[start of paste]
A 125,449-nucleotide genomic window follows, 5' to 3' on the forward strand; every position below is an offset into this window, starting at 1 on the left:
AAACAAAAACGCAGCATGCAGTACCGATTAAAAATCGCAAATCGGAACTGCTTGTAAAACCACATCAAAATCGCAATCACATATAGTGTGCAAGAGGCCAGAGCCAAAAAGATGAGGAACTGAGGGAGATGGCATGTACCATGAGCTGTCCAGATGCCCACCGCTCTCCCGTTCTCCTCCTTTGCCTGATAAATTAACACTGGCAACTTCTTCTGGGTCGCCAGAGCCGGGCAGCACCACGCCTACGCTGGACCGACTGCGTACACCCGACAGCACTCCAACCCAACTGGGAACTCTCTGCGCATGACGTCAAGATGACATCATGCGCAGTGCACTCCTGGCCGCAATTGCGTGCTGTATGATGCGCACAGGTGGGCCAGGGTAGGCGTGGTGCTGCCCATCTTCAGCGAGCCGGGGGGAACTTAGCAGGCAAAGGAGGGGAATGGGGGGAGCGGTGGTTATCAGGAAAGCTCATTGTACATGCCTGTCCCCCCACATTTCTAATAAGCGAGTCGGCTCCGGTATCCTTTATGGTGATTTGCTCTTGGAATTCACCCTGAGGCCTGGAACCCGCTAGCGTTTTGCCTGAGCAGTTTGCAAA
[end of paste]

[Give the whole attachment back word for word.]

A 125,449-nucleotide genomic window follows, 5' to 3' on the forward strand; every position below is an offset into this window, starting at 1 on the left:
AAACAAAAACGCAGCATGCAGTACCGATTAAAAATCGCAAATCGGAACTGCTTGTAAAACCACATCAAAATCGCAATCACATATAGTGTGCAAGAGGCCAGAGCCAAAAAGATGAGGAACTGAGGGAGATGGCATGTACCATGAGCTGTCCAGATGCCCACCGCTCTCCCGTTCTCCTCCTTTGCCTGATAAATTAACACTGGCAACTTCTTCTGGGTCGCCAGAGCCGGGCAGCACCACGCCTACGCTGGACCGACTGCGTACACCCGACAGCACTCCAACCCAACTGGGAACTCTCTGCGCATGACGTCAAGATGACATCATGCGCAGTGCACTCCTGGCCGCAATTGCGTGCTGTATGATGCGCACAGGTGGGCCAGGGTAGGCGTGGTGCTGCCCATCTTCAGCGAGCCGGGGGGAACTTAGCAGGCAAAGGAGGGGAATGGGGGGAGCGGTGGTTATCAGGAAAGCTCATTGTACATGCCTGTCCCCCCACATTTCTAATAAGCGAGTCGGCTCCGGTATCCTTTATGGTGATTTGCTCTTGGAATTCACCCTGAGGCCTGGAACCCGCTAGCGTTTTGCCTGAGCAGTTTGCAAA